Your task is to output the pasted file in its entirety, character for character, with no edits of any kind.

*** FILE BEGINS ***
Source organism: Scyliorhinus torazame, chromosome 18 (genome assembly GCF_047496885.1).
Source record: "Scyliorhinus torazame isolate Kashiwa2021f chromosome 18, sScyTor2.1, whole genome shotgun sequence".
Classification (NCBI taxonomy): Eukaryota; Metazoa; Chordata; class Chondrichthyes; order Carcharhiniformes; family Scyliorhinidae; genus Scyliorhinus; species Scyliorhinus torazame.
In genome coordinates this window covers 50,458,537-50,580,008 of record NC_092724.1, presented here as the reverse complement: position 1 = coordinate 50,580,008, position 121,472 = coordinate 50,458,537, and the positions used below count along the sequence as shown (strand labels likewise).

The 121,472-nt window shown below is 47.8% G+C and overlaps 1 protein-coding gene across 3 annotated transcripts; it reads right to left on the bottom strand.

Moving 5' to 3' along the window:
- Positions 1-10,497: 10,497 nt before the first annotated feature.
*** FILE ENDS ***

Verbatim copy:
Source organism: Scyliorhinus torazame, chromosome 18 (genome assembly GCF_047496885.1).
Source record: "Scyliorhinus torazame isolate Kashiwa2021f chromosome 18, sScyTor2.1, whole genome shotgun sequence".
Classification (NCBI taxonomy): Eukaryota; Metazoa; Chordata; class Chondrichthyes; order Carcharhiniformes; family Scyliorhinidae; genus Scyliorhinus; species Scyliorhinus torazame.
In genome coordinates this window covers 50,458,537-50,580,008 of record NC_092724.1, presented here as the reverse complement: position 1 = coordinate 50,580,008, position 121,472 = coordinate 50,458,537, and the positions used below count along the sequence as shown (strand labels likewise).

The 121,472-nt window shown below is 47.8% G+C and overlaps 1 protein-coding gene across 3 annotated transcripts; it reads right to left on the bottom strand.

Moving 5' to 3' along the window:
- Positions 1-10,497: 10,497 nt before the first annotated feature.